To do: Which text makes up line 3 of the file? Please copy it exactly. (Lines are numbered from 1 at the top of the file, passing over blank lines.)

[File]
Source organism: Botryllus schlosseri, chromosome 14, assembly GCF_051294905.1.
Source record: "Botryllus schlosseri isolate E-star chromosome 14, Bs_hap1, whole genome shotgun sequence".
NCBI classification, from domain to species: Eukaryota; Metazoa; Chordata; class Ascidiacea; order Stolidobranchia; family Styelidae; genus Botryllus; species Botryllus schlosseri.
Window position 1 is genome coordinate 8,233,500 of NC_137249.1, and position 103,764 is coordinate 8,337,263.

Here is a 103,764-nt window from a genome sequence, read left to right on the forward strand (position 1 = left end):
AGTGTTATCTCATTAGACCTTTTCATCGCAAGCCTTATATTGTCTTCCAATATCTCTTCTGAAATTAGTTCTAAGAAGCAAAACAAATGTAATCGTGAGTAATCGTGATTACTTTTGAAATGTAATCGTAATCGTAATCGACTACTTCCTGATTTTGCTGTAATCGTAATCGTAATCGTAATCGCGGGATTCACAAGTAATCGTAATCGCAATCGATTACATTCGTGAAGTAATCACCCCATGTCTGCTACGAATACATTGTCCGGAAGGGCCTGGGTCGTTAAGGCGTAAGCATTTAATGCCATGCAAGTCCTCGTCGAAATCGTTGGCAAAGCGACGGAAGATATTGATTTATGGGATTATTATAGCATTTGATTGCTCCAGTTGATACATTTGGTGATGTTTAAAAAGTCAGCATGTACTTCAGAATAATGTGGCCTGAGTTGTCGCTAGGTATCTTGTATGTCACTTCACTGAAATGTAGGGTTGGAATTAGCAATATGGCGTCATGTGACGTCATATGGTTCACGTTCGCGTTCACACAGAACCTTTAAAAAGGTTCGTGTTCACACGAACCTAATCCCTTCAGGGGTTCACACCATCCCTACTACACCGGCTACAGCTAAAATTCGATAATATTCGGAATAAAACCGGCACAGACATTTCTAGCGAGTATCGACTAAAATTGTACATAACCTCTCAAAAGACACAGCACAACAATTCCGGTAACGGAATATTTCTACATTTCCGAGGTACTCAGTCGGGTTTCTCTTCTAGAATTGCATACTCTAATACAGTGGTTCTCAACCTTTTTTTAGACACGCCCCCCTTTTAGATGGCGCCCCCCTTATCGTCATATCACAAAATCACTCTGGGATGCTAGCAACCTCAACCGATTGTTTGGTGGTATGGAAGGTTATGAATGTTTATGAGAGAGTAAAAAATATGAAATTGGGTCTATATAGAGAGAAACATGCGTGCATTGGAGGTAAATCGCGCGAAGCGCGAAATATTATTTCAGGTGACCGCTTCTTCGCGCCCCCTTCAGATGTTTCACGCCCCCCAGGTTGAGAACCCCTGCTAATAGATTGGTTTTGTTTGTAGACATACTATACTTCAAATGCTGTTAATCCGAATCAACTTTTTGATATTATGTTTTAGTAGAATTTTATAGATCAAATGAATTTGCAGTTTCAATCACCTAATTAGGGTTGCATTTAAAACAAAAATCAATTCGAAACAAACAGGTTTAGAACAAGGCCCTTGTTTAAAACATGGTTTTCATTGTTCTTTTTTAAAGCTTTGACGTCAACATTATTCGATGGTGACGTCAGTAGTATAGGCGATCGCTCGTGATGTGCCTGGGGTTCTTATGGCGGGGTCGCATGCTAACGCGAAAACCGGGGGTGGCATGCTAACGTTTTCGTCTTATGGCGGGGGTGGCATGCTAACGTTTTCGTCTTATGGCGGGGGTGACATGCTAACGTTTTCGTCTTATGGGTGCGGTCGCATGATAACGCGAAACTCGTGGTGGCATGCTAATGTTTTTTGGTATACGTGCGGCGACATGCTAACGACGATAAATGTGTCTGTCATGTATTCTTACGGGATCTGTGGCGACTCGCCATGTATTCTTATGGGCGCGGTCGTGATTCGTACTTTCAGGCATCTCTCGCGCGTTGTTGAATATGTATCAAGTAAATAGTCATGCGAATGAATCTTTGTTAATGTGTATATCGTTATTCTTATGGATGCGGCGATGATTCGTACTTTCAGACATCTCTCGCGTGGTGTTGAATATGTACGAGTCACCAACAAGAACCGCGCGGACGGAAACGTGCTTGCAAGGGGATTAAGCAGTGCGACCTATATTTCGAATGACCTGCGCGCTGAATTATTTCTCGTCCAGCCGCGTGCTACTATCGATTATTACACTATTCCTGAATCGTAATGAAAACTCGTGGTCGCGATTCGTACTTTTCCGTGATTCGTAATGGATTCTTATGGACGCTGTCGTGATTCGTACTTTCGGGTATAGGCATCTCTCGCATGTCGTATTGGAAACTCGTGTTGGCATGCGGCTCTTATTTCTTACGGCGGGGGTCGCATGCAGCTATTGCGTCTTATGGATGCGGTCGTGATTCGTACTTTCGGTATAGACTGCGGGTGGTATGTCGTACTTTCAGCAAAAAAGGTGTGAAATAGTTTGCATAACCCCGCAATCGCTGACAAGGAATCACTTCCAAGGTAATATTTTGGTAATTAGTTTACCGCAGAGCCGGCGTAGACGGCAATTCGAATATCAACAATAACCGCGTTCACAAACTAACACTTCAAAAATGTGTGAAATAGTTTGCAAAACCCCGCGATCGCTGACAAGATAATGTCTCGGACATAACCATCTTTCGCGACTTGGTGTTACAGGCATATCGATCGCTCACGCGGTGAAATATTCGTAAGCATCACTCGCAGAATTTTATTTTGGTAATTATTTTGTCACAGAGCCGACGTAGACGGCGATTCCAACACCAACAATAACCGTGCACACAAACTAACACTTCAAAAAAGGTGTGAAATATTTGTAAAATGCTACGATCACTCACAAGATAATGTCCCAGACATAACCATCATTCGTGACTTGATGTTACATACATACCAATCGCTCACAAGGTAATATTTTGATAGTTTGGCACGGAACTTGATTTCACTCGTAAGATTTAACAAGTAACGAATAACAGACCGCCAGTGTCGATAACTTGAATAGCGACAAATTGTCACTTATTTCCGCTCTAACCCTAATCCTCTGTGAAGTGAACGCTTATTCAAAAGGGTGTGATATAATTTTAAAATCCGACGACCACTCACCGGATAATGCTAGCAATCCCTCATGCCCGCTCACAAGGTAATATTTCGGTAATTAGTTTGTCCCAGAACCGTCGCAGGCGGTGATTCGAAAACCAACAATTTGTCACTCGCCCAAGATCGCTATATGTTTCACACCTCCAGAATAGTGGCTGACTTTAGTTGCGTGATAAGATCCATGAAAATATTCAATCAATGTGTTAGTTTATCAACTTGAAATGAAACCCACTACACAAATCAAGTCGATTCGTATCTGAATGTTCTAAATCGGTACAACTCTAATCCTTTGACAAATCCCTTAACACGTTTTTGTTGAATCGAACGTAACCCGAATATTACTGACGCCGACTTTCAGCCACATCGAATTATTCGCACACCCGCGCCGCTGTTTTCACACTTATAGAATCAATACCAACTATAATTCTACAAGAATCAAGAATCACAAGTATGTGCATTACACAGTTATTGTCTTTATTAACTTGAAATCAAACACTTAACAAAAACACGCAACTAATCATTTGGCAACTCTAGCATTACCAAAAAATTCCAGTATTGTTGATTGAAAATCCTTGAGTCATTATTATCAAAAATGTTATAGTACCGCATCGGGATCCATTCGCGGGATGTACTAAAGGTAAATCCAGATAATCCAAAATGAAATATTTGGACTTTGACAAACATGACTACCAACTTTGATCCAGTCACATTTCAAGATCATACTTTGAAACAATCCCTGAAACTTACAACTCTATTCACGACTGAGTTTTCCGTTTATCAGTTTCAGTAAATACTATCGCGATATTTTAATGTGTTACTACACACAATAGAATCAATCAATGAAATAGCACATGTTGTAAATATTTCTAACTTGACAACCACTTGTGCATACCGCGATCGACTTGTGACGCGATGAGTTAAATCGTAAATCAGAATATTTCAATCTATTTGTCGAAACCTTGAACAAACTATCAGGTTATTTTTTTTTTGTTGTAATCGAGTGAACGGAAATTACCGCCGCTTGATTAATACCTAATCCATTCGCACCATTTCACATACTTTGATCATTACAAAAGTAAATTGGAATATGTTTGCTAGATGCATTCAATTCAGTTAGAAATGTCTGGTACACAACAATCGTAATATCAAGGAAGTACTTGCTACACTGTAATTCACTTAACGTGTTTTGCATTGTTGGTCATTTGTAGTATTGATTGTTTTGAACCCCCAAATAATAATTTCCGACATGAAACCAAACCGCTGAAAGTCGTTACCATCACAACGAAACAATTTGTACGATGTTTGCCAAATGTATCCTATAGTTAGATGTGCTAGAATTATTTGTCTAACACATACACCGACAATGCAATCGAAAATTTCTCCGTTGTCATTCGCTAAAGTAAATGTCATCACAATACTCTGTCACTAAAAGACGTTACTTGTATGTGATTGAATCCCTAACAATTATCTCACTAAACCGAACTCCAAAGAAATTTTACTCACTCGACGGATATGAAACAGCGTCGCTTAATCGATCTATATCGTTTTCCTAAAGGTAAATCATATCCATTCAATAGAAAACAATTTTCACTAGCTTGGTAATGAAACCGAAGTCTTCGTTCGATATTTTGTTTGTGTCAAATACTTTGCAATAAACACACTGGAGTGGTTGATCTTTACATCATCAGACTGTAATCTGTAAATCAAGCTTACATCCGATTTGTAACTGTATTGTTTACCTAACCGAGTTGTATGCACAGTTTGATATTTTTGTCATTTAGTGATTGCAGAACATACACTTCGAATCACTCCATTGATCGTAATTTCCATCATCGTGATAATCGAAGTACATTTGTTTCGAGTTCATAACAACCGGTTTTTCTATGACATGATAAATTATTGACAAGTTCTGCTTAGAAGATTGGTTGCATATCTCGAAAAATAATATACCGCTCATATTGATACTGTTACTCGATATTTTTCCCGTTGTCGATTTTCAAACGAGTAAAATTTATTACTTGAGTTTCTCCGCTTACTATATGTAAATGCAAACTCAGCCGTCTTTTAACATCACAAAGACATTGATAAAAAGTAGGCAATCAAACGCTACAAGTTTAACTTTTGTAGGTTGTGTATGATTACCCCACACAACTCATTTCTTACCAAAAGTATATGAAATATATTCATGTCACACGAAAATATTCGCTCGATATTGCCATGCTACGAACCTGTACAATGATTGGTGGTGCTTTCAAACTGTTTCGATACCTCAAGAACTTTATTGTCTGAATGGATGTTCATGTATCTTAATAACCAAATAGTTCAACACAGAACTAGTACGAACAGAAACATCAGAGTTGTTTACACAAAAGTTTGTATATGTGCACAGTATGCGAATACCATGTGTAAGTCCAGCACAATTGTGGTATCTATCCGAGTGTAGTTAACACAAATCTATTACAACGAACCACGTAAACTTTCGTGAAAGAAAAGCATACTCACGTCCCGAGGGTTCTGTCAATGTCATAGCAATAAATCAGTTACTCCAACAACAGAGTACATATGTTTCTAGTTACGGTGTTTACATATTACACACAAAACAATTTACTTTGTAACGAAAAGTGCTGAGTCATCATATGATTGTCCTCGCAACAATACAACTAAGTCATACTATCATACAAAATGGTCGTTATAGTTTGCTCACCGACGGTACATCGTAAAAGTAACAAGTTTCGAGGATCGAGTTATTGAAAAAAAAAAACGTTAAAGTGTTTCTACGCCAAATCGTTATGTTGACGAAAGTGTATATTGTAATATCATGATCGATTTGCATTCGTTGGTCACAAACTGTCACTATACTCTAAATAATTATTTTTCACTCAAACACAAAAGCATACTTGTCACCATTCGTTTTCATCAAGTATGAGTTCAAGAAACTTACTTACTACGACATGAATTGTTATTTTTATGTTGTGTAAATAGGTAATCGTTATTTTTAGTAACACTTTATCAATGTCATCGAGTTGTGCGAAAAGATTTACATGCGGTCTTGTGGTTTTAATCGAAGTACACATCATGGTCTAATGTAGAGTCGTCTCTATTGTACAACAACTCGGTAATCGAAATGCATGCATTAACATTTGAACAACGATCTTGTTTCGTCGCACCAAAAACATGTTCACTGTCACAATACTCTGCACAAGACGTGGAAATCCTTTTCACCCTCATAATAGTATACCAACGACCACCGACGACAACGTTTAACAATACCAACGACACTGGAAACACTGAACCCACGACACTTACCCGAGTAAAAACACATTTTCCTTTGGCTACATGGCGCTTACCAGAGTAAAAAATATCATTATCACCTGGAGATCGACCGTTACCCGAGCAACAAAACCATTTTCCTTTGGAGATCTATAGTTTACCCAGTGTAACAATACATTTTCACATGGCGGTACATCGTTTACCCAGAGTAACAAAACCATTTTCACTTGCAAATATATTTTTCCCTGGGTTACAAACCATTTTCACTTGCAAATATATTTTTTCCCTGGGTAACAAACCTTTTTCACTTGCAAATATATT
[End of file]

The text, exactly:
NCBI classification, from domain to species: Eukaryota; Metazoa; Chordata; class Ascidiacea; order Stolidobranchia; family Styelidae; genus Botryllus; species Botryllus schlosseri.